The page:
Last Updated on March 31, 2021

Millions of Americans discover their Irish side every March 17. That’s when St. Patrick’s day is officially celebrated, most often with the aid of alcoholic beverages to get the party started. But why does this holiday always seem to involve getting drunk and losing control—and how can you regain some of that control for this year’s festivities? Let’s explore the odd, sometimes troubling relationship between this religious feast day and drinking, along with some ways you can celebrate more responsibly.

Understanding the Alcohol-St. Patrick’s Day Connection

St. Patrick's Day drinking
Photo by jill111 on Pixabay

That most famous of Irish holy men, St. Patrick was actually English by birth, living during the 4th and 5th centuries. As a teenager, he was taken to Ireland and enslaved for several years. He then returned to England, became a priest, and eventually went back to Ireland, where he converted thousands of Druids to Christianity. According to legend, his original name was Maewyn Succat; he adopted the name Patricius, Latin for “father figure,” after his religious training. He died in Ireland on March 17, in the year 461—St. Patrick’s Day.

Why do people choose the death of an Irish-English missionary as an excuse to drink like fish? The answer lies in the timing of the event itself. St. Patrick’s Day falls during the 40-day season of Lent. For many Christians, Lent is a time of sacrifice, with participants choosing to give up certain foods or pleasures, including alcohol. Since St. Patrick’s Day is considered a feast day, the restrictions associated with Lent are suspended for the occasion. Participants have naturally tended to go overboard with rich foods and plenty of drinking. Over time, St. Patrick’s Day became known among the general public more for its excesses than for its original meaning.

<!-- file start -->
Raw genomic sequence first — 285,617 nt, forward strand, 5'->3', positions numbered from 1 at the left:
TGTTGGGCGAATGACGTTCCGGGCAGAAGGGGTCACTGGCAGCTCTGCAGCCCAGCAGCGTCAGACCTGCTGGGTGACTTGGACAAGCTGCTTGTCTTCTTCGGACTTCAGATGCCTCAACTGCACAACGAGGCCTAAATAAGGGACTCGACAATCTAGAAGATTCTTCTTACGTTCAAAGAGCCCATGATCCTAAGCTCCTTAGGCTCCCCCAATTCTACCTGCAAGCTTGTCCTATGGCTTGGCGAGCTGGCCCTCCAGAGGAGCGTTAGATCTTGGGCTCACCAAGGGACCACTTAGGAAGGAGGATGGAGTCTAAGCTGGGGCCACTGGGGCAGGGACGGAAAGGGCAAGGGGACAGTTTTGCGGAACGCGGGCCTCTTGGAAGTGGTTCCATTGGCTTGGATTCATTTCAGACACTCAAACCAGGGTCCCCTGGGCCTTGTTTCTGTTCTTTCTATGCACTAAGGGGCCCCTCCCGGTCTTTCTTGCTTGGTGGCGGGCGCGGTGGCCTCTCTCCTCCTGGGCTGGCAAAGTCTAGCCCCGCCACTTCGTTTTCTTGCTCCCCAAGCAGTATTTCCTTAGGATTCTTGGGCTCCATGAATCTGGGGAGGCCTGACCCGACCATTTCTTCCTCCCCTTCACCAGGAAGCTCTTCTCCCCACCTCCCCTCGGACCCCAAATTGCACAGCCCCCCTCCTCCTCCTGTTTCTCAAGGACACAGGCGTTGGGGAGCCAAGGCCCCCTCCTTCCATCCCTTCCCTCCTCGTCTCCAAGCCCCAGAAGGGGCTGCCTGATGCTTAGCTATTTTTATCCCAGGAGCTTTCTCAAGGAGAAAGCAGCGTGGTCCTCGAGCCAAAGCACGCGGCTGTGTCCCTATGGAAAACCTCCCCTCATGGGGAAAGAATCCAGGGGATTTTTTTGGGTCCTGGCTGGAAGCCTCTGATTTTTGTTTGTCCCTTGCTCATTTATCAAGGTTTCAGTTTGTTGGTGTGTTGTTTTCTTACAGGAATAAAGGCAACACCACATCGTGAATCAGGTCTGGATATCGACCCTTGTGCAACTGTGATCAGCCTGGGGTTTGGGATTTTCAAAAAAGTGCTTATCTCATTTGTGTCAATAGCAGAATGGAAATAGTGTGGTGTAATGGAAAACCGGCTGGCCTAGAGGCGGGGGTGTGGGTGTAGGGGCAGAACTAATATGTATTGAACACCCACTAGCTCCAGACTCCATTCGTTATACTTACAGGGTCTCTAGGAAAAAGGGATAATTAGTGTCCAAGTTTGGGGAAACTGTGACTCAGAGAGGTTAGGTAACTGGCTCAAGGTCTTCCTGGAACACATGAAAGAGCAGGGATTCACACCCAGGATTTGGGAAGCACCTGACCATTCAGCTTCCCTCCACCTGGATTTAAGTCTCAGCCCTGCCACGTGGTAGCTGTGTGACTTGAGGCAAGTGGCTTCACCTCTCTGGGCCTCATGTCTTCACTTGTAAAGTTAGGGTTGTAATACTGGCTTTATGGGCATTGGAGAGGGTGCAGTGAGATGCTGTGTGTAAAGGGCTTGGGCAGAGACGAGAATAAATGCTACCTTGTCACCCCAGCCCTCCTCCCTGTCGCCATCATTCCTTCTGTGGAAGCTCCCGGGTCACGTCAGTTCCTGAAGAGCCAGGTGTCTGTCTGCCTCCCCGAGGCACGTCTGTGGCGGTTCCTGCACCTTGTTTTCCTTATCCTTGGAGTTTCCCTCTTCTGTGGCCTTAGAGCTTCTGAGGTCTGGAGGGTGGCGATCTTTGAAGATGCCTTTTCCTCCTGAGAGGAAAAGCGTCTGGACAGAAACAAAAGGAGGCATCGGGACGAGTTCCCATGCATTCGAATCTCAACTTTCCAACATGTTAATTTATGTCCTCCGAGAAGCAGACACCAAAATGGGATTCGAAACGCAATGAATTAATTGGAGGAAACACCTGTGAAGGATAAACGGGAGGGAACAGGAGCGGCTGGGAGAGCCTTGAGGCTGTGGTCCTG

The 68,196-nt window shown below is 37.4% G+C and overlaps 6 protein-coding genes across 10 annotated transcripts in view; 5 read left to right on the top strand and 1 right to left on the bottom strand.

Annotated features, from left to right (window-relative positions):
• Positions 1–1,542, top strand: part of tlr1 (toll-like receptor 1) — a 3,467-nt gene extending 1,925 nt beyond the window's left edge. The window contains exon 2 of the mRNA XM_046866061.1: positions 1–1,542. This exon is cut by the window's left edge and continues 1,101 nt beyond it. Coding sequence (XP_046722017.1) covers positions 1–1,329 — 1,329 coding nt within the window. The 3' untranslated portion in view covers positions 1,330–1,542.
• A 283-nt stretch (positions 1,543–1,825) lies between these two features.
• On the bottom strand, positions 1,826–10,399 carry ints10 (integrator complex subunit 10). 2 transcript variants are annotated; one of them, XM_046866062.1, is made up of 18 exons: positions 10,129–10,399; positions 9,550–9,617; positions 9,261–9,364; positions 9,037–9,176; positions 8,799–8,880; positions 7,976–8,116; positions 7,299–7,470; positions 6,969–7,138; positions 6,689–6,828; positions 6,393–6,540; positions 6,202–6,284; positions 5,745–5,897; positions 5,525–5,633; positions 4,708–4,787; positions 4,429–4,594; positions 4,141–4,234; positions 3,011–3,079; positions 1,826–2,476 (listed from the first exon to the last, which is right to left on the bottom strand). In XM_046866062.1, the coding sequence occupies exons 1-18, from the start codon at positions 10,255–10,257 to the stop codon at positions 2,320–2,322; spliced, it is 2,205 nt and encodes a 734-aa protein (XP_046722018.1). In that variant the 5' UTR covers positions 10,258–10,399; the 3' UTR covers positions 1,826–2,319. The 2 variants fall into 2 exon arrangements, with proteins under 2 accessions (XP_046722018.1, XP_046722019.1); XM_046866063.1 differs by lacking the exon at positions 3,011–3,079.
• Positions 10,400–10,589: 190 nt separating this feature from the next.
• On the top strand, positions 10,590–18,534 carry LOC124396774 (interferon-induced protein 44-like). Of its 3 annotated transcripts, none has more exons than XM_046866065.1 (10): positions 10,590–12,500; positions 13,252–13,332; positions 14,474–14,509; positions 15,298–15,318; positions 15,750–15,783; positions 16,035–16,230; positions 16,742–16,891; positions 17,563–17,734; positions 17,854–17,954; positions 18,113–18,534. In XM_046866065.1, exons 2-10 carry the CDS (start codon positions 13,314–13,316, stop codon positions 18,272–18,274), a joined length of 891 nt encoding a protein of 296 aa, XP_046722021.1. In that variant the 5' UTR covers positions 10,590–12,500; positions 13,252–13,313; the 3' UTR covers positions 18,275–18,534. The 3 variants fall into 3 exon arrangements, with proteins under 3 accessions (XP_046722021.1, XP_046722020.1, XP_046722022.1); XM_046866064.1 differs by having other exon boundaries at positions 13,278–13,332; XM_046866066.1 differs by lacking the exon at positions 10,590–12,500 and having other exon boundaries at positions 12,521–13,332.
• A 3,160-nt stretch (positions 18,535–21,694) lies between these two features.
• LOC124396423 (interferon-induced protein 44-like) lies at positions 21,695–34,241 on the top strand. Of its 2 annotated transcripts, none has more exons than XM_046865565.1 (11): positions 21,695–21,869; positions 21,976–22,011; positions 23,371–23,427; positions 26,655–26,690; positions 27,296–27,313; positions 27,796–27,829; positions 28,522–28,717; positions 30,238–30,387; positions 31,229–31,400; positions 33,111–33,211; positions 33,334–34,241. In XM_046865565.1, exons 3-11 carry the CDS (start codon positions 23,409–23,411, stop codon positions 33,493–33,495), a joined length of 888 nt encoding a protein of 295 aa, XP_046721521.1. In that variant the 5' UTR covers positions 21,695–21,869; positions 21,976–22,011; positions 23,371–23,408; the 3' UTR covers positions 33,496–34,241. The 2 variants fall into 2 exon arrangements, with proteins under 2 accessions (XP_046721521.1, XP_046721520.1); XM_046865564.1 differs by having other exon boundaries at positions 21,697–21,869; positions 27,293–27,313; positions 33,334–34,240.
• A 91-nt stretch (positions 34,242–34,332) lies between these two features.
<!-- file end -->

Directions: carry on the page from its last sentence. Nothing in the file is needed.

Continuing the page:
When Celebrations Turn Serious

You can expect the entertainment districts to serve up plenty of liquid fun every St. Patrick’s Day, from holiday drink specials to shamrock-green beer. It’s one of the most popular drinking days in America, after all. Unfortunately, you can also expect to hear some unsettling news the day after. According to WalletHub, 59 people were killed in drunk-driving crashes on St. Patrick’s Day in 2017. Seventy-five percent of St. Patrick’s Day crashes involved a drunk driver, and 32 percent of pedestrians killed in 2017 holiday crashes had a blood-alcohol level over the legal limit. For people who have trouble controlling their alcohol consumption, the holiday dangles what can seem an irresistible temptation to give up all control whatsoever—with predictable consequences for their safety and health.

Tips for Enjoying a Healthier Holiday

How can you add a welcome degree of moderation to your St. Patrick’s Day festivities this year? You don’t have to swear off of alcohol completely; simply follow each pint of Guinness with a glass of water or another non-alcoholic drink to keep your tissues hydrated and slow your alcohol absorption rate. Diluting your Irish whiskey with water can also help you stretch out those drinks. Eating before drinking helps, too. If you’re not completely certain that your strategies will succeed, stick to public transportation or make arrangements in advance for a safe, sober ride home.

Would you like to figure out how to drink less and stop binging every time the opportunity arises? This could be the perfect time to look into the simple, home-based telemedicine program offered by Ria Health. Whether you want to drink moderately for the holiday or enjoy a totally alcohol-free St. Patrick’s Day, our program can provide much-needed help with alcohol cravings and skilled professional guidance to put control back in your hands. Your own “luck of the Irish” can start right now! Also check out Ria Health coach Laura Vincent’s tips for mindful drinking (winter holiday edition), and see some more St. Patrick’s Day stats and facts below.


Source: WalletHub
Written By:
The Ria Health Team
Our experienced team is committed to transforming alcohol addiction treatment.
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Content Writer/Editor
Writer specializing in targeted, informative content. Dedicated to making the abstract accessible.

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